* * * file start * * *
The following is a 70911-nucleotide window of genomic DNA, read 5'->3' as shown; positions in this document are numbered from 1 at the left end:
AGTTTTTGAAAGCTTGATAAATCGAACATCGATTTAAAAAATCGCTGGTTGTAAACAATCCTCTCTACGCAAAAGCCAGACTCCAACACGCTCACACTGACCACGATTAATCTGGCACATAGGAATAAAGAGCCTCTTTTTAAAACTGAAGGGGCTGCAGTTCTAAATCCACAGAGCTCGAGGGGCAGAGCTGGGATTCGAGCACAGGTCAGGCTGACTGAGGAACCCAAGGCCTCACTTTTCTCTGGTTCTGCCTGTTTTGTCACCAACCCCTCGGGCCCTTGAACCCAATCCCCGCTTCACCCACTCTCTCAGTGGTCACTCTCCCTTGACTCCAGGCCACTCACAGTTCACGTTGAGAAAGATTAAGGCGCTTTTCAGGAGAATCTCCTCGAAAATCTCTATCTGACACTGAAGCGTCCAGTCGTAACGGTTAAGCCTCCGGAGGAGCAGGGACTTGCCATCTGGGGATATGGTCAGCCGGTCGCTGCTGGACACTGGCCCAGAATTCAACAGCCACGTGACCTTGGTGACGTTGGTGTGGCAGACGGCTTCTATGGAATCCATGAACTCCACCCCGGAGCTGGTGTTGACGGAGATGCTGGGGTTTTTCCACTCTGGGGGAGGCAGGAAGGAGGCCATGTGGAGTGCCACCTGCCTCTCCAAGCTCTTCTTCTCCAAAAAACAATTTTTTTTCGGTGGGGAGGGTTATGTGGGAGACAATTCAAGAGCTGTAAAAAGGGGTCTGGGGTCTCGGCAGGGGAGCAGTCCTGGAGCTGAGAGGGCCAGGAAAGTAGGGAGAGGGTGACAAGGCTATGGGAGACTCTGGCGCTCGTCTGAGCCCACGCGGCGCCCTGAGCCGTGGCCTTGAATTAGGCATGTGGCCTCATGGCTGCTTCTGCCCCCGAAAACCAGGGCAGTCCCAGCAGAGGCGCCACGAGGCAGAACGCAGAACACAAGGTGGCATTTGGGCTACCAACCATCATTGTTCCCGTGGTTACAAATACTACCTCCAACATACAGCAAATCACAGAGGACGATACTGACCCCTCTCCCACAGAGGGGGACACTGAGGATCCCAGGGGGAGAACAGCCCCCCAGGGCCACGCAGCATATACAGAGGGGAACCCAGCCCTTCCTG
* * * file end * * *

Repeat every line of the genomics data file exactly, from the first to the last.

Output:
The following is a 70911-nucleotide window of genomic DNA, read 5'->3' as shown; positions in this document are numbered from 1 at the left end:
AGTTTTTGAAAGCTTGATAAATCGAACATCGATTTAAAAAATCGCTGGTTGTAAACAATCCTCTCTACGCAAAAGCCAGACTCCAACACGCTCACACTGACCACGATTAATCTGGCACATAGGAATAAAGAGCCTCTTTTTAAAACTGAAGGGGCTGCAGTTCTAAATCCACAGAGCTCGAGGGGCAGAGCTGGGATTCGAGCACAGGTCAGGCTGACTGAGGAACCCAAGGCCTCACTTTTCTCTGGTTCTGCCTGTTTTGTCACCAACCCCTCGGGCCCTTGAACCCAATCCCCGCTTCACCCACTCTCTCAGTGGTCACTCTCCCTTGACTCCAGGCCACTCACAGTTCACGTTGAGAAAGATTAAGGCGCTTTTCAGGAGAATCTCCTCGAAAATCTCTATCTGACACTGAAGCGTCCAGTCGTAACGGTTAAGCCTCCGGAGGAGCAGGGACTTGCCATCTGGGGATATGGTCAGCCGGTCGCTGCTGGACACTGGCCCAGAATTCAACAGCCACGTGACCTTGGTGACGTTGGTGTGGCAGACGGCTTCTATGGAATCCATGAACTCCACCCCGGAGCTGGTGTTGACGGAGATGCTGGGGTTTTTCCACTCTGGGGGAGGCAGGAAGGAGGCCATGTGGAGTGCCACCTGCCTCTCCAAGCTCTTCTTCTCCAAAAAACAATTTTTTTTCGGTGGGGAGGGTTATGTGGGAGACAATTCAAGAGCTGTAAAAAGGGGTCTGGGGTCTCGGCAGGGGAGCAGTCCTGGAGCTGAGAGGGCCAGGAAAGTAGGGAGAGGGTGACAAGGCTATGGGAGACTCTGGCGCTCGTCTGAGCCCACGCGGCGCCCTGAGCCGTGGCCTTGAATTAGGCATGTGGCCTCATGGCTGCTTCTGCCCCCGAAAACCAGGGCAGTCCCAGCAGAGGCGCCACGAGGCAGAACGCAGAACACAAGGTGGCATTTGGGCTACCAACCATCATTGTTCCCGTGGTTACAAATACTACCTCCAACATACAGCAAATCACAGAGGACGATACTGACCCCTCTCCCACAGAGGGGGACACTGAGGATCCCAGGGGGAGAACAGCCCCCCAGGGCCACGCAGCATATACAGAGGGGAACCCAGCCCTTCCTG